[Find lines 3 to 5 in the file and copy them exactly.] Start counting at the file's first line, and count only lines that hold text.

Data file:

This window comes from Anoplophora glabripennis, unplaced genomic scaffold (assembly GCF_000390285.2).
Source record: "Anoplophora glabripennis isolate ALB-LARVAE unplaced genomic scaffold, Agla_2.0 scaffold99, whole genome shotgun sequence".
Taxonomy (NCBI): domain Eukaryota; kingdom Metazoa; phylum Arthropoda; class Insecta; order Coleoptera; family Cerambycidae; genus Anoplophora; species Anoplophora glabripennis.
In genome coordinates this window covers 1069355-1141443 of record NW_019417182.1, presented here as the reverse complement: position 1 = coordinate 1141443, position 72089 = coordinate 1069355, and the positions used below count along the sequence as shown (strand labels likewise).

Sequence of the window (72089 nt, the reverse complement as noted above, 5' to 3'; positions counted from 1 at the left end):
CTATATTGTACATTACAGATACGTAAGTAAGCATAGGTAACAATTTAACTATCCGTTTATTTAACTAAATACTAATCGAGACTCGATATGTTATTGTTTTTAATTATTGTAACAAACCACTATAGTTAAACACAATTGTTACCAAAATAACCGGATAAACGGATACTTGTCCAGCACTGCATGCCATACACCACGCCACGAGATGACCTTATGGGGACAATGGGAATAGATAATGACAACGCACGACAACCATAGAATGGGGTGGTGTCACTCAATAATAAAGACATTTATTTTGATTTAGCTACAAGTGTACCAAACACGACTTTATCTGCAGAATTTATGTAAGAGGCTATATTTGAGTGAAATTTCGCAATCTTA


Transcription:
Taxonomy (NCBI): domain Eukaryota; kingdom Metazoa; phylum Arthropoda; class Insecta; order Coleoptera; family Cerambycidae; genus Anoplophora; species Anoplophora glabripennis.
In genome coordinates this window covers 1069355-1141443 of record NW_019417182.1, presented here as the reverse complement: position 1 = coordinate 1141443, position 72089 = coordinate 1069355, and the positions used below count along the sequence as shown (strand labels likewise).

Sequence of the window (72089 nt, the reverse complement as noted above, 5' to 3'; positions counted from 1 at the left end):